Since 2006 the asbestos bankruptcy personal injury trust system has paid out more than $18 billion in claim payments, representing a substantial source of alternative compensation for plaintiffs concurrently pursuing lawsuits against solvent companies in the tort system.
However, much of these trust claims and payments have been made with an insufficient level of transparency and coordination with the tort system. This in turn has raised concerns from defendant companies over the intentional delay of trust filings and alleged suppression of trust disclosures by plaintiffs and their counsel in the underlying tort proceedings. Defendants have argued that the suppression of trust claims and related predecessor company exposures conceals significant liability shares from the purview of the courts, resulting in increased levels of both their trial risks and litigation costs, and forces settlement premiums that far exceed their legal liability.
This paper provides detailed case examples that illustrate the stark contradiction between exposure evidence presented by plaintiff attorneys to tort system defendants and evidence supporting claims made against asbestos bankruptcy trusts.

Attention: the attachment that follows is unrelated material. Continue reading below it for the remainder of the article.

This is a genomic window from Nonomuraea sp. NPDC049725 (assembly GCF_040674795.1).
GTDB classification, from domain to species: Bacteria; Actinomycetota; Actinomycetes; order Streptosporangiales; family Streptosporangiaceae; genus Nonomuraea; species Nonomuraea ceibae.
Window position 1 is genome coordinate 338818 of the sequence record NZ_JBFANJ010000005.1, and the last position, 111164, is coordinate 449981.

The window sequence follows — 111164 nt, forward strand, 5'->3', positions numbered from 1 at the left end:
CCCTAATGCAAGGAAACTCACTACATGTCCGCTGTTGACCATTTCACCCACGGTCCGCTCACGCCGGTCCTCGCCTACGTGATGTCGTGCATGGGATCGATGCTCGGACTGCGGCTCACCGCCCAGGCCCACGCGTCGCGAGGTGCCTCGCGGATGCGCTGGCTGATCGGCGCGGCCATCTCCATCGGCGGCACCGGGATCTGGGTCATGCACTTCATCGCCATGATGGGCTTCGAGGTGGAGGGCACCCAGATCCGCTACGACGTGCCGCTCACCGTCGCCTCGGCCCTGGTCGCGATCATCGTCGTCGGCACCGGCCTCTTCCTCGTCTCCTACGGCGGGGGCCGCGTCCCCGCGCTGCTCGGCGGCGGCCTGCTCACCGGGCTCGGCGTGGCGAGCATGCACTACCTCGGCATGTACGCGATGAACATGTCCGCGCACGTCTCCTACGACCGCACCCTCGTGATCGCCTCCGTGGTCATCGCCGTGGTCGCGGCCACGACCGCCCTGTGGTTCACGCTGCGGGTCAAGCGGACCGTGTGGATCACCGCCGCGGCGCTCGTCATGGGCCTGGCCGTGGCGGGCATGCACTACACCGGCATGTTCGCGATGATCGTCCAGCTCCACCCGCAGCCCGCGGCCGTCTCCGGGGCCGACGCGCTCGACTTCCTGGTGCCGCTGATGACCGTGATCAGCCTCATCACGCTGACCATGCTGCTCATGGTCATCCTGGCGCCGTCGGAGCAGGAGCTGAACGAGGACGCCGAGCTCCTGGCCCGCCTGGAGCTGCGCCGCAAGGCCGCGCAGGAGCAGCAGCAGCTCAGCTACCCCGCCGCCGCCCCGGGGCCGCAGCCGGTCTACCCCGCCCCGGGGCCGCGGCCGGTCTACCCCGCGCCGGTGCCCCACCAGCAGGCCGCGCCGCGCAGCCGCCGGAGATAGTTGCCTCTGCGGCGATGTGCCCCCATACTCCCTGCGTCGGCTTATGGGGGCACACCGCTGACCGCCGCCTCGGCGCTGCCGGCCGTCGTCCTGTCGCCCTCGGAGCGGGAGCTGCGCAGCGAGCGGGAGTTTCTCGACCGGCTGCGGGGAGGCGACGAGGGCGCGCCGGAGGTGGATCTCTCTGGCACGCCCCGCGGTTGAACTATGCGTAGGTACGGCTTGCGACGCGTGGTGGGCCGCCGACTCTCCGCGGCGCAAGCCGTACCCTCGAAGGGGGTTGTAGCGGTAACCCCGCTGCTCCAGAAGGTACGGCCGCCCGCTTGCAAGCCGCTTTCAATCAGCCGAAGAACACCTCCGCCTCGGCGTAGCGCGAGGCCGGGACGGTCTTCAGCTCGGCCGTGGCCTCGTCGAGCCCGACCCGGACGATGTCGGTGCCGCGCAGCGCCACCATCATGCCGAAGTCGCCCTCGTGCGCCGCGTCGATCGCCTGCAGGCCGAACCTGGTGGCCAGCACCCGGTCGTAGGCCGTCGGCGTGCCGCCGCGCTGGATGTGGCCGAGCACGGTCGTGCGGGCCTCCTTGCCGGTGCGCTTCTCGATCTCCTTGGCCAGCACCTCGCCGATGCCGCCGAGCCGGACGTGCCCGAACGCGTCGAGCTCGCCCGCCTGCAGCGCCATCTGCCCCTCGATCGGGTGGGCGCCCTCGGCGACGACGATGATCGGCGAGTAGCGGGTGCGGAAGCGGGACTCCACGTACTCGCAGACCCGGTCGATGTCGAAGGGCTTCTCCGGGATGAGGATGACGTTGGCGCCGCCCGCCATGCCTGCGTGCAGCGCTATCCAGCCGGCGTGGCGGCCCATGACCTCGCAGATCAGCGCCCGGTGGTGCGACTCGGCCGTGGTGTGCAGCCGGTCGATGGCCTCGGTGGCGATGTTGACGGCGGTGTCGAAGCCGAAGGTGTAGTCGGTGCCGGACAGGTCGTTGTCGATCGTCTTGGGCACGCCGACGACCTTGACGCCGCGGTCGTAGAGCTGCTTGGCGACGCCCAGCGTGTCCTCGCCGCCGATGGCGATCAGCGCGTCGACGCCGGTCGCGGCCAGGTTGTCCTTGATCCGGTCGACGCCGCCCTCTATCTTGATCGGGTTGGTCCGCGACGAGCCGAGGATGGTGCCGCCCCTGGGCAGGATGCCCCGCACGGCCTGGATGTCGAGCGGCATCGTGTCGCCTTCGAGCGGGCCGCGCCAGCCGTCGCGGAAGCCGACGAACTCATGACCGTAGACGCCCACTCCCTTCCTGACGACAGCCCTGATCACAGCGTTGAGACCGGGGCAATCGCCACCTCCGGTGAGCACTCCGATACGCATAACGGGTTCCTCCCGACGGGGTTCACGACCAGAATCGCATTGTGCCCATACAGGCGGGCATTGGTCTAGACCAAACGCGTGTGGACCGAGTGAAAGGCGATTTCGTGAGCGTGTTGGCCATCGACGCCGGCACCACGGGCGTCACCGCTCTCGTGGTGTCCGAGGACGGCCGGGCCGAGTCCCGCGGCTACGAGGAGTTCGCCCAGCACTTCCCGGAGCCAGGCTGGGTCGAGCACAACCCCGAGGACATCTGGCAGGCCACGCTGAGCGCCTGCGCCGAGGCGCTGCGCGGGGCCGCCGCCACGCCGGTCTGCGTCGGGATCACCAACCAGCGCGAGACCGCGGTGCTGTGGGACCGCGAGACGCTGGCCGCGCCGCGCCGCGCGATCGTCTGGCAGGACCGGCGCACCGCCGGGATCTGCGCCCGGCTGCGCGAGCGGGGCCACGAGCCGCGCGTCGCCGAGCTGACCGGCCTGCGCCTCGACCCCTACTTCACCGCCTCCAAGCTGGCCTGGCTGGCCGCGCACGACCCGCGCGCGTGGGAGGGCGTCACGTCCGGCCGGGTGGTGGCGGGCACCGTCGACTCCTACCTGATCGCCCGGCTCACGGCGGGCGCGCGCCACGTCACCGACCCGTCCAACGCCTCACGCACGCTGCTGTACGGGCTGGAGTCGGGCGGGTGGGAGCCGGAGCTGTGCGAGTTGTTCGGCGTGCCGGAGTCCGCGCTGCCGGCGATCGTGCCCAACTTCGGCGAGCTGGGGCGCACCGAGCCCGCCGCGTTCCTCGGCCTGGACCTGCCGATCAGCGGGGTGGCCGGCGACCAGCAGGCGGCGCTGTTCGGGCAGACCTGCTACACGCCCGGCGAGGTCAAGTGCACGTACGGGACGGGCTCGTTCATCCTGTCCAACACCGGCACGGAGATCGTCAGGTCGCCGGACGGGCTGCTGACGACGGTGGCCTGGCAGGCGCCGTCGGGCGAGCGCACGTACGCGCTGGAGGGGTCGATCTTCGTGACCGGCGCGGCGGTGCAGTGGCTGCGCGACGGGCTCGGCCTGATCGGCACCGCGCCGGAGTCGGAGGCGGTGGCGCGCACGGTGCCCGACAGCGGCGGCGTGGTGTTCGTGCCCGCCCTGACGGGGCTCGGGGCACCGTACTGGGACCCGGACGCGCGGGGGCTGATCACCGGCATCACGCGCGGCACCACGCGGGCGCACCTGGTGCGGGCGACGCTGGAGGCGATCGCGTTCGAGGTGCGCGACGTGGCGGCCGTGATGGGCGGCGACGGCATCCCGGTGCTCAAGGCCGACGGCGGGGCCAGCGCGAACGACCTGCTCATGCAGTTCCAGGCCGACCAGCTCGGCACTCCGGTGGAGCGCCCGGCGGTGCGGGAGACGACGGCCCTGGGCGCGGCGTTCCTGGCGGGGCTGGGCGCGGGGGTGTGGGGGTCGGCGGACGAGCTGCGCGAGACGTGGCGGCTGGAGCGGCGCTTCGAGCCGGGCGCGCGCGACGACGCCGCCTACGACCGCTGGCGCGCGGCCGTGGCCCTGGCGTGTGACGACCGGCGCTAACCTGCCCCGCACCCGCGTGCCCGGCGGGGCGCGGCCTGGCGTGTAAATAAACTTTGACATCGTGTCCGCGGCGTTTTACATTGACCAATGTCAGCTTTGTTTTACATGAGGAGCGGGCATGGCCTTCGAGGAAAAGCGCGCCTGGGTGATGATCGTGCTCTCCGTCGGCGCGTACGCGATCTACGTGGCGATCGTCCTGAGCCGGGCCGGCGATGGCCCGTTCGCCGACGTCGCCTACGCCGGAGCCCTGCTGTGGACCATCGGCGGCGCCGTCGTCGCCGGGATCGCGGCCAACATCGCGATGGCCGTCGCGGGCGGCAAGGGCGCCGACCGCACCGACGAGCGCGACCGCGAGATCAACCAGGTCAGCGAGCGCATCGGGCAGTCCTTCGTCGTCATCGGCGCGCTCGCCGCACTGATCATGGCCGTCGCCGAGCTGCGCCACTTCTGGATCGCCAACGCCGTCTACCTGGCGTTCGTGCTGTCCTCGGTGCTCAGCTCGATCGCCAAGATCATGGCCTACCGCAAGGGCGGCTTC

These examples demonstrate that it is often the plaintiff law firm, not the plaintiff, that is the most informed in terms of identifying product manufacturers and likely exposures at specific worksites. Plaintiff law firms will often rely on prior discovery from reliable product identification witnesses who were able to place certain products at specific sites. And plaintiff law firms will highlight such historical discovery, knowledge, and experience when marketing to prospective clients.
While this wealth of information can provide alleged support for a plaintiff’s claims of exposure, it also provides plaintiff law firms with a great deal of strategic discretion as to if and when they will pursue compensation from specific defendants, solvent or bankrupt, as well as if and when such pursuits are disclosed.